I’ve always appreciated the amount of character customization that Cryptic provides in their games. There are so many options and choices available that creating a hero in their City is almost a mini game in itself.
Because of this precedent, I eagerly looked forward to the character creation portion of their new MMO, Star Trek Online. And I certainly wasn’t disappointed. If I want to create an 8′ tall blue hermaphrodite alien named Tapioca, with antennae and fake boobs, I can do it.
What? Wait a minute… Why does Tapioca have fake boobs?
Or, a better question might be: Why do developers feel the need to provide an option for breast size in their games?
Ok, let’s for a moment try to pretend that we’re all adults, shall we? Breasts are certainly part of the human female anatomy. And I suppose the argument could be made that allowing for changes in breast size provides a greater degree of individuality for your avatar. But what I don’t understand is why the inevitable video game breast-slider ranges in sizes from ‘above average’ to ‘pontOOns’.
In every MMO that I’ve played, I attempt to create an avatar that looks as much like me as possible. I’m 5’9″ tall, weigh 150 lbs., and according to the friendly staff at Victoria’s Secret, I wear a size 36B bra. (Yes, I know – way more information that you could possible ever want about me, but there’s a point to this.) Rarely am I able to create an avatar that comes even close to resembling my real-life measurements. Surprisingly, Aion provided the widest range of sizes, with a slider that actually allowed for – gasp – small breasts!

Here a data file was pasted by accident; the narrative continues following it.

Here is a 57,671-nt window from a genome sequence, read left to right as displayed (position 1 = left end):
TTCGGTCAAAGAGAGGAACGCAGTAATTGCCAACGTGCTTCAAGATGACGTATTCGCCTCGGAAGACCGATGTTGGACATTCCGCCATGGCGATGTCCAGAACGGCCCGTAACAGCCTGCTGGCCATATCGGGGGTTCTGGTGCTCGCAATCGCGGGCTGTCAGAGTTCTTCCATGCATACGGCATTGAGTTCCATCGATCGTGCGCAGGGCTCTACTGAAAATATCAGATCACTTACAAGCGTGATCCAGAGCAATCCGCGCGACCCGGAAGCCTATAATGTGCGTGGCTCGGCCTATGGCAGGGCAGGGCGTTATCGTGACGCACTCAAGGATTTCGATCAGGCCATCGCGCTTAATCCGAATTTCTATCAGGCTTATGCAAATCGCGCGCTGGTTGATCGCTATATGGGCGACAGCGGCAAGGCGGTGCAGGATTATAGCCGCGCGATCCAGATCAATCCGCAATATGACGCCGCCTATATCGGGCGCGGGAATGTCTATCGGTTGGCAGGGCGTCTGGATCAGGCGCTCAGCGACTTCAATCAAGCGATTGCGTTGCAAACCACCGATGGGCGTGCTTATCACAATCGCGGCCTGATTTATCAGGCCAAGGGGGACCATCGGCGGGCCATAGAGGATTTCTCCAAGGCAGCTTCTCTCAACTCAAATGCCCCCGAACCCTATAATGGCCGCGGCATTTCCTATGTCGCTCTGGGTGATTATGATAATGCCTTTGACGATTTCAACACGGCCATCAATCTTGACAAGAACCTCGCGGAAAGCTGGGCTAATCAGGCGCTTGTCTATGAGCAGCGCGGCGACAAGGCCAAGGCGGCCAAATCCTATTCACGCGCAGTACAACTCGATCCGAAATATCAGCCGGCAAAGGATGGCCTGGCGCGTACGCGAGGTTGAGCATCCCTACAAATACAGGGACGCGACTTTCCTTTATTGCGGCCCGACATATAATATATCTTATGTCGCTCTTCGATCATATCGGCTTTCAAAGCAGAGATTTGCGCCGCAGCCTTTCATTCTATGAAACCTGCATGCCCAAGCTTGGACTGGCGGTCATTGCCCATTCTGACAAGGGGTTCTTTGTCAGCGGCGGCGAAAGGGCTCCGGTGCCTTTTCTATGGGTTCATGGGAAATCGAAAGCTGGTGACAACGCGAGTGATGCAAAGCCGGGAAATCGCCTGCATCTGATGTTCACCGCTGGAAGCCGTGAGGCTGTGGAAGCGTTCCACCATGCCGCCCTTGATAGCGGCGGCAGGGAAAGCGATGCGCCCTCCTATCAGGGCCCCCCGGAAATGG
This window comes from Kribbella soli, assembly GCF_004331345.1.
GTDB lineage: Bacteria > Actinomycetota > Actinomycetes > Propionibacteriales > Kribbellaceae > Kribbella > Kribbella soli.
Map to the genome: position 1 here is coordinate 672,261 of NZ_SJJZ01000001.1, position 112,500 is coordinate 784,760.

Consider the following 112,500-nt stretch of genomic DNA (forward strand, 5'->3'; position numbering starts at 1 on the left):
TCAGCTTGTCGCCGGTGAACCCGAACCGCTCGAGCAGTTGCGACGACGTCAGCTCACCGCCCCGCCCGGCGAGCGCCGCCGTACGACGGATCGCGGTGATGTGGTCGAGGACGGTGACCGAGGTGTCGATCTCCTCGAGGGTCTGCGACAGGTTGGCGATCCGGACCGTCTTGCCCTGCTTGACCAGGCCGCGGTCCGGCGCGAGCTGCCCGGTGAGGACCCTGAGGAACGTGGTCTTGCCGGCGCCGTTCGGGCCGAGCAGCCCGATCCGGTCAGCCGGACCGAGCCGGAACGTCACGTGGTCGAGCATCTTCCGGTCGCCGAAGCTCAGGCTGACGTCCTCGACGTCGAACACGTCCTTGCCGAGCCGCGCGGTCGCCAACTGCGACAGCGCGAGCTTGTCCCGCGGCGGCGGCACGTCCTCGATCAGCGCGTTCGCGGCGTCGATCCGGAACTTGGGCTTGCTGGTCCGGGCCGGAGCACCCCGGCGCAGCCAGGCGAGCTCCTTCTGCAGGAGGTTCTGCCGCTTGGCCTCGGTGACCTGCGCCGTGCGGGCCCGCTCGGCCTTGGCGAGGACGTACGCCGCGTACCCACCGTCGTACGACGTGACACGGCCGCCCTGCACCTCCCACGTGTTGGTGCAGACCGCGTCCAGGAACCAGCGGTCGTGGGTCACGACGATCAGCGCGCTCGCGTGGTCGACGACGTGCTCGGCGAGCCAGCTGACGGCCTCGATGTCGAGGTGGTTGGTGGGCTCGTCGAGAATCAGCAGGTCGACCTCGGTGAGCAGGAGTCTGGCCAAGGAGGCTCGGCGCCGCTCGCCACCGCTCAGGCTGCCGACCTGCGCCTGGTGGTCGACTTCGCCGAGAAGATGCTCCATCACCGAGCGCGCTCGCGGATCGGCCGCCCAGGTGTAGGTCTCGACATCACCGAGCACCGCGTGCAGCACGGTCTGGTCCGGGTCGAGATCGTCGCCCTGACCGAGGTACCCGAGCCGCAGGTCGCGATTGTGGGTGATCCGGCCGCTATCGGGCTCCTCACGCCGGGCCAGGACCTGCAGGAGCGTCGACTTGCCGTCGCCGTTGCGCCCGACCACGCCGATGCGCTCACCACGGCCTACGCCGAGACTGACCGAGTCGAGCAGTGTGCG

At its core, I believe that the existence of the breast slider speaks more to the inherent sexism that still exists in gaming today, than to any desire to provide more customization options. You never see a ‘crotch slider’ to change the size of the male avatar’s bulge, do you? And if you really wanted to offer players a wider range of choices, why not provide the breast slider for avatars of either gender? After all, most of these games are about fantasy and fiction, aren’t they? Why should this fantasy potential only cater to adolescent boys?
Maybe someday in the future video games will be an equal opportunity playground, where the female form is not objectified to any greater degree than the male form.
And maybe someday the word ‘noob’ will be considered quaint and old-fashioned.
Tags: Star Trek Online